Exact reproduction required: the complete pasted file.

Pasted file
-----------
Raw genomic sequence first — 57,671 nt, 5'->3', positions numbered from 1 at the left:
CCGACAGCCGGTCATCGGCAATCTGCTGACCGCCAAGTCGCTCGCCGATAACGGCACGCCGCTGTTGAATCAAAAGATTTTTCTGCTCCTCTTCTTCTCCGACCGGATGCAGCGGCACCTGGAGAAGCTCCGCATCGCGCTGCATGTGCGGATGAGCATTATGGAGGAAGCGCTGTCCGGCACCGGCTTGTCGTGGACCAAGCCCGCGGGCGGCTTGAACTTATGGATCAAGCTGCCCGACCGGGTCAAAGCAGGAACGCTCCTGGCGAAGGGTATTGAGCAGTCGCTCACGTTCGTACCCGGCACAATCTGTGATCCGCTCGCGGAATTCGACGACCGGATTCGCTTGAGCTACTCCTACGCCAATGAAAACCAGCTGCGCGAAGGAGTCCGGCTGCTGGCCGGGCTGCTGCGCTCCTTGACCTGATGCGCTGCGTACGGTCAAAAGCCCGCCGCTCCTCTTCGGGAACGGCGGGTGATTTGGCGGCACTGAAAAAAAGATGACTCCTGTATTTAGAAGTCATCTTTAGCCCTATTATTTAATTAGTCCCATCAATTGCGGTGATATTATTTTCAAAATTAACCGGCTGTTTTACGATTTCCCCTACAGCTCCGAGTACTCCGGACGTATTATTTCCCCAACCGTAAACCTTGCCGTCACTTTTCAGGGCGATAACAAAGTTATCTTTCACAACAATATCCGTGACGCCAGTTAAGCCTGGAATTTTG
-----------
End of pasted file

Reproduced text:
Raw genomic sequence first — 57,671 nt, 5'->3', positions numbered from 1 at the left:
CCGACAGCCGGTCATCGGCAATCTGCTGACCGCCAAGTCGCTCGCCGATAACGGCACGCCGCTGTTGAATCAAAAGATTTTTCTGCTCCTCTTCTTCTCCGACCGGATGCAGCGGCACCTGGAGAAGCTCCGCATCGCGCTGCATGTGCGGATGAGCATTATGGAGGAAGCGCTGTCCGGCACCGGCTTGTCGTGGACCAAGCCCGCGGGCGGCTTGAACTTATGGATCAAGCTGCCCGACCGGGTCAAAGCAGGAACGCTCCTGGCGAAGGGTATTGAGCAGTCGCTCACGTTCGTACCCGGCACAATCTGTGATCCGCTCGCGGAATTCGACGACCGGATTCGCTTGAGCTACTCCTACGCCAATGAAAACCAGCTGCGCGAAGGAGTCCGGCTGCTGGCCGGGCTGCTGCGCTCCTTGACCTGATGCGCTGCGTACGGTCAAAAGCCCGCCGCTCCTCTTCGGGAACGGCGGGTGATTTGGCGGCACTGAAAAAAAGATGACTCCTGTATTTAGAAGTCATCTTTAGCCCTATTATTTAATTAGTCCCATCAATTGCGGTGATATTATTTTCAAAATTAACCGGCTGTTTTACGATTTCCCCTACAGCTCCGAGTACTCCGGACGTATTATTTCCCCAACCGTAAACCTTGCCGTCACTTTTCAGGGCGATAACAAAGTTATCTTTCACAACAATATCCGTGACGCCAGTTAAGCCTGGAATTTTG